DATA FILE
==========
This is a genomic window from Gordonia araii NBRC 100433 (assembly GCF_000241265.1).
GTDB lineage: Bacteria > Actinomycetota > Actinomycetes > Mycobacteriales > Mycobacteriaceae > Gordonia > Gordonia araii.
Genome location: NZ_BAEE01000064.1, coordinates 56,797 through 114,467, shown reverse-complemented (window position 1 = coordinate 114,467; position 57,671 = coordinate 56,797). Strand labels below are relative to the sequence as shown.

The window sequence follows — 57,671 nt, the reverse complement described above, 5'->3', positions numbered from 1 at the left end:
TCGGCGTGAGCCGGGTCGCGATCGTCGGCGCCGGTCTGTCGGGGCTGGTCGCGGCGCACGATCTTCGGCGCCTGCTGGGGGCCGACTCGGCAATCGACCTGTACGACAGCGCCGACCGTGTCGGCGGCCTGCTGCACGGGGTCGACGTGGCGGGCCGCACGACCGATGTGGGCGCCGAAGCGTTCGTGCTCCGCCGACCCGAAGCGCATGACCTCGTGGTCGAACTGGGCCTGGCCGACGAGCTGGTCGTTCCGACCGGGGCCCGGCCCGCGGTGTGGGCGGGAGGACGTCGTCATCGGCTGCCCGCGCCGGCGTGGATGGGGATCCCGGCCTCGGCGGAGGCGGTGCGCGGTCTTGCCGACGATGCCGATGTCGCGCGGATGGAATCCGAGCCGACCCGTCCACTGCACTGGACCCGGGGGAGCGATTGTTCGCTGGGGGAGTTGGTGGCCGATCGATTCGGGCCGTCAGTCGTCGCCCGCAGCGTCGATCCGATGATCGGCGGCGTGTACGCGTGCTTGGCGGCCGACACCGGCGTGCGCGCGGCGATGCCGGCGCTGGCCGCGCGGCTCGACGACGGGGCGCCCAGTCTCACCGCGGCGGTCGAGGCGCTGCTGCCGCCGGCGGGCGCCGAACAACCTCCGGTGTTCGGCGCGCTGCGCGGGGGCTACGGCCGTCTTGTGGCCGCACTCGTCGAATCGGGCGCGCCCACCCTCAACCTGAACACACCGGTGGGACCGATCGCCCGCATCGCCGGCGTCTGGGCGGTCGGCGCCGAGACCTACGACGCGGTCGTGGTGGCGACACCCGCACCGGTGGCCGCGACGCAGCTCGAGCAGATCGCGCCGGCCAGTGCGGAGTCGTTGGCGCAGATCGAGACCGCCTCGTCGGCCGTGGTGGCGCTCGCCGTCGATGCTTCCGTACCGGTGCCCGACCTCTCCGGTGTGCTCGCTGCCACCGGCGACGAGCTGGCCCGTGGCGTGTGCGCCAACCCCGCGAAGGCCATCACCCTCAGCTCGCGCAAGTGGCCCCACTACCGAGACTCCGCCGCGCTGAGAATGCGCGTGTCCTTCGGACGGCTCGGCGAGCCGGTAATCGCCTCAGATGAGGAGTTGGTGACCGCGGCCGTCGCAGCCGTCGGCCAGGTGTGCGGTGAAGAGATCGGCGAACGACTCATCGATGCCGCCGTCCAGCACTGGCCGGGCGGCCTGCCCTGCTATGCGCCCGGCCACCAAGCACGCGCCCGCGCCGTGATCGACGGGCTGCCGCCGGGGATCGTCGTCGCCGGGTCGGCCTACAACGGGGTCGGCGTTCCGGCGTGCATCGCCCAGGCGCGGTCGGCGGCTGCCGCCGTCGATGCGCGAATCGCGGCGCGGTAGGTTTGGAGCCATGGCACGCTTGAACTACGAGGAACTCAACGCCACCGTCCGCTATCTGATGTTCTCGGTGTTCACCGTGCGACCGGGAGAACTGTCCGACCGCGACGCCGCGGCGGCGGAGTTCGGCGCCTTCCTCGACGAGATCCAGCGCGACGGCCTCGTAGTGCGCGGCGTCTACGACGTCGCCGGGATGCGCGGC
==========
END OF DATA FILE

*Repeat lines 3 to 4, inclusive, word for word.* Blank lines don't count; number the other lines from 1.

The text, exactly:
Genome location: NZ_BAEE01000064.1, coordinates 56,797 through 114,467, shown reverse-complemented (window position 1 = coordinate 114,467; position 57,671 = coordinate 56,797). Strand labels below are relative to the sequence as shown.

The window sequence follows — 57,671 nt, the reverse complement described above, 5'->3', positions numbered from 1 at the left end: